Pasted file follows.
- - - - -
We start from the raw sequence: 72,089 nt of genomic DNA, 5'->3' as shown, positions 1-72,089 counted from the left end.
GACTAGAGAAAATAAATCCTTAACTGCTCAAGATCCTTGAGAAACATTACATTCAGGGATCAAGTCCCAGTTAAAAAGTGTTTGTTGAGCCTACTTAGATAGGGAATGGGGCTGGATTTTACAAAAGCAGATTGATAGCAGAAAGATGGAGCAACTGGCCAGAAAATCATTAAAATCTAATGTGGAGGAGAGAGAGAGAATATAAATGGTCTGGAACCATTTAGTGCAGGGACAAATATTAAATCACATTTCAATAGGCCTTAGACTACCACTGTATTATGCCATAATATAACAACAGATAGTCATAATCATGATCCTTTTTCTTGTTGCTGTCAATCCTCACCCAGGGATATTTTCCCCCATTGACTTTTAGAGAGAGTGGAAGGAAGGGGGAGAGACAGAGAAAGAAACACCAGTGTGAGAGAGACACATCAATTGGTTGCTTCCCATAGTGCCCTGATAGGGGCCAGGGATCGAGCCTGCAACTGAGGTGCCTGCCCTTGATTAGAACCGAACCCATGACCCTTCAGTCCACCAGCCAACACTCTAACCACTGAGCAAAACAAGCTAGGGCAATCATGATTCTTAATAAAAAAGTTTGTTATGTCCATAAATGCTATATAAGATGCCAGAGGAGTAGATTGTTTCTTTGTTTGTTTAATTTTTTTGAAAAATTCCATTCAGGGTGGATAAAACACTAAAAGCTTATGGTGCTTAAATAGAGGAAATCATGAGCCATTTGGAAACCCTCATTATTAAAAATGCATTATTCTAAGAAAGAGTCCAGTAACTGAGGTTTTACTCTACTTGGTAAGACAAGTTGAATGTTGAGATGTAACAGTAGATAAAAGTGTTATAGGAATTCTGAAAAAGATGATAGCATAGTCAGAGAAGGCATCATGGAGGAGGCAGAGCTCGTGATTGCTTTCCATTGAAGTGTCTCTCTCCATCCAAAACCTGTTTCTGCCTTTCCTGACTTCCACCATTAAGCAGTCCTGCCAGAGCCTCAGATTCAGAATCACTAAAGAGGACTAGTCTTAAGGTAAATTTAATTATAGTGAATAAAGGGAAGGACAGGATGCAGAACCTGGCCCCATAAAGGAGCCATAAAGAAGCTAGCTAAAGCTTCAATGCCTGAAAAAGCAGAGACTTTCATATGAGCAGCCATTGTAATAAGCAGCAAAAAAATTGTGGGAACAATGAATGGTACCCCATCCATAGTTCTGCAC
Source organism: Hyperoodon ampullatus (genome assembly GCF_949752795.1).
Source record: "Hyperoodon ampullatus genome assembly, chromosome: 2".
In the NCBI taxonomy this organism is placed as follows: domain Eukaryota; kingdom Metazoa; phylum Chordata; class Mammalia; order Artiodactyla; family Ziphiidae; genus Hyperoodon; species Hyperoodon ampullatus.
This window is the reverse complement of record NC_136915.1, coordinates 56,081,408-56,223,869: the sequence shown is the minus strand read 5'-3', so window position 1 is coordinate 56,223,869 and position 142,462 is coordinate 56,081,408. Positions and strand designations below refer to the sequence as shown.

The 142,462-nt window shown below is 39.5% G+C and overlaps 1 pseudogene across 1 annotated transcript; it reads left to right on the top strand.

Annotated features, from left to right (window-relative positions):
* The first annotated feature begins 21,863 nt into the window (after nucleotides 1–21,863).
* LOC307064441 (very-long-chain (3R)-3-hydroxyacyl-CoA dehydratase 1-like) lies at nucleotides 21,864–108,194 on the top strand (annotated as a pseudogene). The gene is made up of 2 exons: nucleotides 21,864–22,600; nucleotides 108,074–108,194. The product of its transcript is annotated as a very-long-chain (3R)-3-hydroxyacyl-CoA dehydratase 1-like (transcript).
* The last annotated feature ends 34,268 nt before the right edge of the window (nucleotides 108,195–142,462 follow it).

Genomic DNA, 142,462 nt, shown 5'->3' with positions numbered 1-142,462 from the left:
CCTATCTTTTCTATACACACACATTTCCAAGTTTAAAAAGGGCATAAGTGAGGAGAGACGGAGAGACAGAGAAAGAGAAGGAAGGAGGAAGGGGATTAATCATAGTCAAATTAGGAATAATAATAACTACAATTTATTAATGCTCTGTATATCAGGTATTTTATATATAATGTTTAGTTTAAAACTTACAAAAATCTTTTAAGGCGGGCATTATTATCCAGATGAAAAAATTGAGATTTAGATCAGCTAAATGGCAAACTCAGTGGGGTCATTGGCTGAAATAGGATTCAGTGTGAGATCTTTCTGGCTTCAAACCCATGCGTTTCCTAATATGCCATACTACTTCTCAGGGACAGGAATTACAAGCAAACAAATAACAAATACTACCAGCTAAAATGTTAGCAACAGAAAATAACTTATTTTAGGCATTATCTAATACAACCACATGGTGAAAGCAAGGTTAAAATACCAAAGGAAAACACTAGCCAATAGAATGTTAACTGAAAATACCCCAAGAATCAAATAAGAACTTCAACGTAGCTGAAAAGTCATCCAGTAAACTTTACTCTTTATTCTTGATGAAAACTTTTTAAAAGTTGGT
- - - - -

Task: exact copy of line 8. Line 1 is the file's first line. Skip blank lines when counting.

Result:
Annotated features, from left to right (window-relative positions):